The smoke and mirrors of the gender pay gap

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While there has been a lot of noise around the gender pay gap and inclusivity, the danger is that this noise is lulling us into a false sense of security

With more than 10,000 companies’ gender pay gaps having been made public knowledge, we have been conducting our own research to work out whether the ‘noise’ from inclusion awards is really making a difference. We looked at the actual gender pay gaps that were revealed by Catalyst Group Award Winners for the last 10 years, the Glassdoor Top 50 in the UK, and The Times' Top 50 Employers for Women 2017, and the results were quite surprising.

Are gender inclusion awards masking the problem?

For each of the three awards many of the companies applauded for their efforts towards driving gender equality actually have surprisingly big gender pay gaps. In fact, the majority of the companies in the three awards had gender pay gaps that were actually worse than the UK average.

Here are the percentages of the awardees that did report a pay gap better than the national average:

  • Glassdoor Top 50: 26% achieved a better gender pay gap than the national average.
  • Catalyst Award winners in the last 10 years: 18% achieved a better gender pay gap than the national average.
  • The Times' Top 50 Employers for Women 2017: 7% had a better gender pay gap than the national average.

So how do we ‘fix’ it?

Executives often focus on trying to ‘fix’ female under-representation by hiring more women. This is problematic as it doesn’t consider the male-dominated environment these women will have to succeed in.

The fix for female under-representation is often designed by men, or by women operating in male-dominated environments, and often concerns training women to succeed within that male-dominated environment. So their idea of leadership is often male, which doesn’t do much for diversity.

The fix involves courses, programmes, initiatives, events, panel discussions, coaching, and mentoring. These can all be helpful and they do have a place. But the real problem isn’t so much the women (if they are allowed to be their unique diverse selves), it’s the male-dominated systems. Brilliant people are currently busy prioritising the wrong thing. The rabbit hole of women’s programmes and schemes is distracting us from the cultural problem existing in business.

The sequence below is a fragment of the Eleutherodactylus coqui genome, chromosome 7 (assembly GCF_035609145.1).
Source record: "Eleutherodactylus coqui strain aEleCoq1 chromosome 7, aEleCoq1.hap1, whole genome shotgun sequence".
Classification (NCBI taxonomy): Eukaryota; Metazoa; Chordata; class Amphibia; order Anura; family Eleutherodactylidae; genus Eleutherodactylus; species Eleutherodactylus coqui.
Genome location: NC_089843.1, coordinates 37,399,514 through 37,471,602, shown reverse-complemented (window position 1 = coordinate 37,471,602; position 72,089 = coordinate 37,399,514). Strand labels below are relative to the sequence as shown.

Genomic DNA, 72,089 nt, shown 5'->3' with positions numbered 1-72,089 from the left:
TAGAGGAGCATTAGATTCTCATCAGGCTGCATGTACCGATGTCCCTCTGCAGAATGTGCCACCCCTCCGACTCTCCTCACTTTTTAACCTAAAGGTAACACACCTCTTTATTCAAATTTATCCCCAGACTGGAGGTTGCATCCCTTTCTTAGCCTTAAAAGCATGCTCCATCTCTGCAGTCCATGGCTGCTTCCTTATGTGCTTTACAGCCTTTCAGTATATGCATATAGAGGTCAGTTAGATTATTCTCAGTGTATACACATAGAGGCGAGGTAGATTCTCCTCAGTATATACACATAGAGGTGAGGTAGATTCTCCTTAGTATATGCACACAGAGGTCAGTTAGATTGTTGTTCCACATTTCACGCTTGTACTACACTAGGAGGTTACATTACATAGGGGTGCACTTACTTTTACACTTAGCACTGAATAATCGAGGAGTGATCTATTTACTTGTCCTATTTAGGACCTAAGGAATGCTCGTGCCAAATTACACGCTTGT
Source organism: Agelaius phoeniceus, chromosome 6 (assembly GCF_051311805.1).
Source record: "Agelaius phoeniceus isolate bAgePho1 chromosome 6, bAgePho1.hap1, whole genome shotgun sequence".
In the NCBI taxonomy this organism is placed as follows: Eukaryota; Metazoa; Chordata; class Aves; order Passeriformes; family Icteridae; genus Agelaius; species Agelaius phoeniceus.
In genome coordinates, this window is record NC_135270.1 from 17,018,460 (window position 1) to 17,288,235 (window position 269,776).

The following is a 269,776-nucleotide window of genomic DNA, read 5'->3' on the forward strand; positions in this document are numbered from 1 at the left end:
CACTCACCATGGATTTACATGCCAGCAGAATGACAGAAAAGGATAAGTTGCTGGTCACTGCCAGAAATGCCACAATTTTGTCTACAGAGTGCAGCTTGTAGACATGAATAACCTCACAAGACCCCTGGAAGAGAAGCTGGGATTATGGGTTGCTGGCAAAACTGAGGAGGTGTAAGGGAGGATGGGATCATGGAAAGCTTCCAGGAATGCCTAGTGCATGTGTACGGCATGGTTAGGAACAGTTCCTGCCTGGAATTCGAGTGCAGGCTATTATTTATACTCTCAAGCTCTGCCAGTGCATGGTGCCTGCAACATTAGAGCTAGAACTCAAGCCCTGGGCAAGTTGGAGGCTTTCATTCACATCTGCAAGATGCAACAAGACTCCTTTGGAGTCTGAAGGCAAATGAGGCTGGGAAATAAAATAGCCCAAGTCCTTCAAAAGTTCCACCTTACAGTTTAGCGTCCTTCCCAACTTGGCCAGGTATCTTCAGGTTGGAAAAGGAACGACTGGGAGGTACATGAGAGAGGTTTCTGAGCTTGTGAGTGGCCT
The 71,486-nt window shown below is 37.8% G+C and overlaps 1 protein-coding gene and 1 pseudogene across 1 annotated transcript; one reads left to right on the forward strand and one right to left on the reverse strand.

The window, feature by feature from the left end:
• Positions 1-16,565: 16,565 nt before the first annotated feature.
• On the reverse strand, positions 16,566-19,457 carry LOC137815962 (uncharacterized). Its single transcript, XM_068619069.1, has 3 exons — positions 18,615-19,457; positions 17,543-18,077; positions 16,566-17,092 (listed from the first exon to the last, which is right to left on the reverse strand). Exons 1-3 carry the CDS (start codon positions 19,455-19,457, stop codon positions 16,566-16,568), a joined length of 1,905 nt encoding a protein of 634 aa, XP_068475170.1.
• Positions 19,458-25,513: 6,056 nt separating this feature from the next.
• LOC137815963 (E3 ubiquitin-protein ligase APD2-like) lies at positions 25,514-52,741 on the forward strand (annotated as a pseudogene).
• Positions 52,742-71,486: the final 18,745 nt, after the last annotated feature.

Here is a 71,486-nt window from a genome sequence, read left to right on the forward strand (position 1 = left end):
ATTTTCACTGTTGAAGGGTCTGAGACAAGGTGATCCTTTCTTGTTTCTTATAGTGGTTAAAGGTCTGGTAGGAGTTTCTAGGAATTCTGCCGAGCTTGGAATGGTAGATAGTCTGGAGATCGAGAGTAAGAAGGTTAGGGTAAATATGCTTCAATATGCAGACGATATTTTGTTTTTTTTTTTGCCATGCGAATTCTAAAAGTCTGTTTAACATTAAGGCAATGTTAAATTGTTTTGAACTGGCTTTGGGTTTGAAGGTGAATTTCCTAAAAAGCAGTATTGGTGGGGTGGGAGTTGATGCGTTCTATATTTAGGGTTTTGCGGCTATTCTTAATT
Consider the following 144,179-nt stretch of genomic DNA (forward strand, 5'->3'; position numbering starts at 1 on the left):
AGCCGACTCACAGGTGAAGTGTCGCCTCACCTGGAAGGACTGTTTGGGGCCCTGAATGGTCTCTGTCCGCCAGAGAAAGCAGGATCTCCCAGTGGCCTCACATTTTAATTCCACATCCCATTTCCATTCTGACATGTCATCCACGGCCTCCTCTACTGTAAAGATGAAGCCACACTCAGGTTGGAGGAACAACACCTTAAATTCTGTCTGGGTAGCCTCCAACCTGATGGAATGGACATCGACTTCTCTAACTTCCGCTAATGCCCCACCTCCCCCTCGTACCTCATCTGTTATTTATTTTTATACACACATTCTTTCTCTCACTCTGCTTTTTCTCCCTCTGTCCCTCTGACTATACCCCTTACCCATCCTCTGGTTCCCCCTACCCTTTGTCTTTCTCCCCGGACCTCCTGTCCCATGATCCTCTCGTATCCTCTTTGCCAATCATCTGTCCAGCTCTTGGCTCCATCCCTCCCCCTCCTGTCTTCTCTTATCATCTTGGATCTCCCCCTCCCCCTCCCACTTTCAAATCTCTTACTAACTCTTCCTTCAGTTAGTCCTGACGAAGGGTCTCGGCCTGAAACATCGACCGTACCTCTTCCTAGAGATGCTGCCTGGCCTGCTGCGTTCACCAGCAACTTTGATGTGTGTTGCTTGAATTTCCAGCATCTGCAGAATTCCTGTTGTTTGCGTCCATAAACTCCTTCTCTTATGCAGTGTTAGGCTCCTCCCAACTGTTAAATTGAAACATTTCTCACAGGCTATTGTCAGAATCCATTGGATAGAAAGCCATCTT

Creating a company culture for an inclusive future

Companies can say they want women, but the real test is in whether this is a fix or a strategic cultural priority. Do they walk the talk? If they say they do but their business model is still resistant to flexible working do they really? If they say they do but all the female promotions are extroverted characters that better fit in with the men, then do they really?

There is a catalytic effect of male-dominated cultures attracting more men because they have to adapt less and can fit in more easily. They unconsciously benefit from network effects. For example, men are more likely to be promoted and more likely to stay in finance jobs, especially at senior levels. Financial companies often feel male – macho brand positioning, alpha trading floors, and cavernous receptions are all projections of power.

One of the reasons women are less likely to be promoted is because they are less self-promoting. This is not a deficiency. We know from studies that, while men are likely to put themselves forward for a promotion when they can do 50% of the job description, women typically wait until they can do 90% of it before putting their hands up. And the main reason they are more likely to leave is culture.

In other words, it’s inclusion that drives diversity not the other way around. It’s culture that determines the diversity numbers. You can’t fix culture, you have to build it. The ‘fix’ then follows.

Stephen Frost is an author and the founder of consultancy f(i)

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